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Cathedrals come in all shapes and sizes. Norwich has powerful Norman proportions. Chartres has glass windows that cast kaleidoscopic colours and images onto its congregation. A little less known is the cathedral at Otranto close to heel of Italy. Otranto’s cathedral has a pavement that is a marvel to match the Bayeux tapestry. It is 30 years since I first discovered the raw imagery laid out in this Jack-in-the Beanstalk story across the floor of this Apulian fortress church. Gathered around a thick tree of life, the wild beasts and frolicking figures tell their tale in coloured tesserae. Thirty years ago Otranto was a dusty place, a stepping stone to the Orient across the Adriatic Sea, marooned south of the great cathedrals of Bari, Barletta and Trani, on the bleached white limestone plateau known as the Salento.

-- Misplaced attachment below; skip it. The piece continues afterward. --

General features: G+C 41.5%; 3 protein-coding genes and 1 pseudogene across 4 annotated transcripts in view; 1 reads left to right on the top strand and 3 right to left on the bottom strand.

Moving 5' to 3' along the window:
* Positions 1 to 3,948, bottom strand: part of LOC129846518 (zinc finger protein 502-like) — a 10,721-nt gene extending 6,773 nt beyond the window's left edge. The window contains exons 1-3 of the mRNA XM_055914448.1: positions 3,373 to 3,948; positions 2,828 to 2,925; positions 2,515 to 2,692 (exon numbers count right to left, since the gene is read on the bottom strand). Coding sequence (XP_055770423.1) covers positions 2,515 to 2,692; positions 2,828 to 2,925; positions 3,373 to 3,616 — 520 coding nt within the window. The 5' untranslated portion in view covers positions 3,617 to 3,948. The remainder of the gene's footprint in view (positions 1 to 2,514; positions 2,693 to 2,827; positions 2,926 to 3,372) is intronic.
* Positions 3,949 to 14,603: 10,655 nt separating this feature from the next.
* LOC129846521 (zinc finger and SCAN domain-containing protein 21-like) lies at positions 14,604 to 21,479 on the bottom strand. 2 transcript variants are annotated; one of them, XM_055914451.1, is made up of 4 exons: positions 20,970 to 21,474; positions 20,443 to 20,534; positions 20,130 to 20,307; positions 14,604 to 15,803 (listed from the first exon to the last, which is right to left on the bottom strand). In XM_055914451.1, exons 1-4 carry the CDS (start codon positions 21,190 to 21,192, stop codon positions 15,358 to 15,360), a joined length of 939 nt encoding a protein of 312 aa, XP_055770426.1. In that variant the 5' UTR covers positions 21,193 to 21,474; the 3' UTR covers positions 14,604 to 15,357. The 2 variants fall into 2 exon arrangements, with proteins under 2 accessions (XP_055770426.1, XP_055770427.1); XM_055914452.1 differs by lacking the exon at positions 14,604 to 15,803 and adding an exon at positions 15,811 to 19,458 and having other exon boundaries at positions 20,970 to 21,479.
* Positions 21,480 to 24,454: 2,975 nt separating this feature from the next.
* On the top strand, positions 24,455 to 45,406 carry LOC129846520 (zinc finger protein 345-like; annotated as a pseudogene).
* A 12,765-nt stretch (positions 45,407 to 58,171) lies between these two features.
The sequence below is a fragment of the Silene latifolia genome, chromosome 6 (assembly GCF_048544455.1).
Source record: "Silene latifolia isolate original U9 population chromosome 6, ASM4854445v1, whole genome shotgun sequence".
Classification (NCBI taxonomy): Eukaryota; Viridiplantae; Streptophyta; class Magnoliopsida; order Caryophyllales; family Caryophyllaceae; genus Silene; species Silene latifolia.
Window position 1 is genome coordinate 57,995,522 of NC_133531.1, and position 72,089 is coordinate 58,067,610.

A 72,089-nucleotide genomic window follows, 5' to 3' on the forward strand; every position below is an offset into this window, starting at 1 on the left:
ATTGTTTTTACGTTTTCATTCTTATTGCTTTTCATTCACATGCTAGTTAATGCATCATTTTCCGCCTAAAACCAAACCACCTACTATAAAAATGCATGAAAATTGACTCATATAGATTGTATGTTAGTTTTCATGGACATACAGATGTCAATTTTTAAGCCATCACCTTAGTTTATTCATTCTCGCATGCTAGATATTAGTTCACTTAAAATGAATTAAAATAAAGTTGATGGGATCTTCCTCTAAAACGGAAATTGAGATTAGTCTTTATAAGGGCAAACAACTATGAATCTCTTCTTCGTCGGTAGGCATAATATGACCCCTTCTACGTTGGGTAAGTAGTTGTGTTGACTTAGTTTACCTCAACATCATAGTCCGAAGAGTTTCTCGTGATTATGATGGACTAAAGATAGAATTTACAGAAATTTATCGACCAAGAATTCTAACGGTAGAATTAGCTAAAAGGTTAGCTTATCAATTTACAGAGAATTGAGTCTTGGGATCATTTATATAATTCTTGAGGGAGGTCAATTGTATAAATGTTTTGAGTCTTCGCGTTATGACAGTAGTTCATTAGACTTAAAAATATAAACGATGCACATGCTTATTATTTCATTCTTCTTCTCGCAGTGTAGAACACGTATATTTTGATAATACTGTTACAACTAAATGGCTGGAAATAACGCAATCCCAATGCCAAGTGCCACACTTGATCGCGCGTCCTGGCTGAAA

This article is an extract from the full article published in World Archaeology Issue 37. Click here to subscribe

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